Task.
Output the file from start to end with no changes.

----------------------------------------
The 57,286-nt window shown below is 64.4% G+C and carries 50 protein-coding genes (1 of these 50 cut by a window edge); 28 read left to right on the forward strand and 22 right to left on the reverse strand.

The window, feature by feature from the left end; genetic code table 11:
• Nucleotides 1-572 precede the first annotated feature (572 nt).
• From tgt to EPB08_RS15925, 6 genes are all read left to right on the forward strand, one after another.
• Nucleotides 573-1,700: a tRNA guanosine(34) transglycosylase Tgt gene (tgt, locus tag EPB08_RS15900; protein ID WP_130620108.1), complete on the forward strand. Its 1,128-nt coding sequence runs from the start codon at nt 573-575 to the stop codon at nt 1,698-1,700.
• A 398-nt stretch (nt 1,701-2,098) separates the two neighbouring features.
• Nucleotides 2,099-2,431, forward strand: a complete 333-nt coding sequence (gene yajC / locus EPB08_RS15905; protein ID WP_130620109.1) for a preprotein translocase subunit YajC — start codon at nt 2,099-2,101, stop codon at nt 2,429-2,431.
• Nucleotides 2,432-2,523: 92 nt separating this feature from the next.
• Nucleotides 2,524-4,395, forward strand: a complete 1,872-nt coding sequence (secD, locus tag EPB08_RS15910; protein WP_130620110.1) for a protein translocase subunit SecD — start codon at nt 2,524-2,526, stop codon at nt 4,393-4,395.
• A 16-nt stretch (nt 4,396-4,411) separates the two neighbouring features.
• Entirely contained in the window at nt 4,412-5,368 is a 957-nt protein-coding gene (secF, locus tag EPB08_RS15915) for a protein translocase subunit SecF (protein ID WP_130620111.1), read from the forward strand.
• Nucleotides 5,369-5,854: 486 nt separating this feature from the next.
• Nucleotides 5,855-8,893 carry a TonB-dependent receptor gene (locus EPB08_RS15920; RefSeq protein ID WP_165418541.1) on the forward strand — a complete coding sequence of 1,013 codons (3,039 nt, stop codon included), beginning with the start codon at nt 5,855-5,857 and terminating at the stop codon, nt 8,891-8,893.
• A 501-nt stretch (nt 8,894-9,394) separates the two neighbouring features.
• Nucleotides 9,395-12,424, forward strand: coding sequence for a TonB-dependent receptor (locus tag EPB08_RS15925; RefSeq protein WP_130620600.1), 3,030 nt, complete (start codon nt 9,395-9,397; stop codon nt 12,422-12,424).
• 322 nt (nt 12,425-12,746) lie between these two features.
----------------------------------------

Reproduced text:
The 57,286-nt window shown below is 64.4% G+C and carries 50 protein-coding genes (1 of these 50 cut by a window edge); 28 read left to right on the forward strand and 22 right to left on the reverse strand.

The window, feature by feature from the left end; genetic code table 11:
• Nucleotides 1-572 precede the first annotated feature (572 nt).
• From tgt to EPB08_RS15925, 6 genes are all read left to right on the forward strand, one after another.
• Nucleotides 573-1,700: a tRNA guanosine(34) transglycosylase Tgt gene (tgt, locus tag EPB08_RS15900; protein ID WP_130620108.1), complete on the forward strand. Its 1,128-nt coding sequence runs from the start codon at nt 573-575 to the stop codon at nt 1,698-1,700.
• A 398-nt stretch (nt 1,701-2,098) separates the two neighbouring features.
• Nucleotides 2,099-2,431, forward strand: a complete 333-nt coding sequence (gene yajC / locus EPB08_RS15905; protein ID WP_130620109.1) for a preprotein translocase subunit YajC — start codon at nt 2,099-2,101, stop codon at nt 2,429-2,431.
• Nucleotides 2,432-2,523: 92 nt separating this feature from the next.
• Nucleotides 2,524-4,395, forward strand: a complete 1,872-nt coding sequence (secD, locus tag EPB08_RS15910; protein WP_130620110.1) for a protein translocase subunit SecD — start codon at nt 2,524-2,526, stop codon at nt 4,393-4,395.
• A 16-nt stretch (nt 4,396-4,411) separates the two neighbouring features.
• Entirely contained in the window at nt 4,412-5,368 is a 957-nt protein-coding gene (secF, locus tag EPB08_RS15915) for a protein translocase subunit SecF (protein ID WP_130620111.1), read from the forward strand.
• Nucleotides 5,369-5,854: 486 nt separating this feature from the next.
• Nucleotides 5,855-8,893 carry a TonB-dependent receptor gene (locus EPB08_RS15920; RefSeq protein ID WP_165418541.1) on the forward strand — a complete coding sequence of 1,013 codons (3,039 nt, stop codon included), beginning with the start codon at nt 5,855-5,857 and terminating at the stop codon, nt 8,891-8,893.
• A 501-nt stretch (nt 8,894-9,394) separates the two neighbouring features.
• Nucleotides 9,395-12,424, forward strand: coding sequence for a TonB-dependent receptor (locus tag EPB08_RS15925; RefSeq protein WP_130620600.1), 3,030 nt, complete (start codon nt 9,395-9,397; stop codon nt 12,422-12,424).
• 322 nt (nt 12,425-12,746) lie between these two features.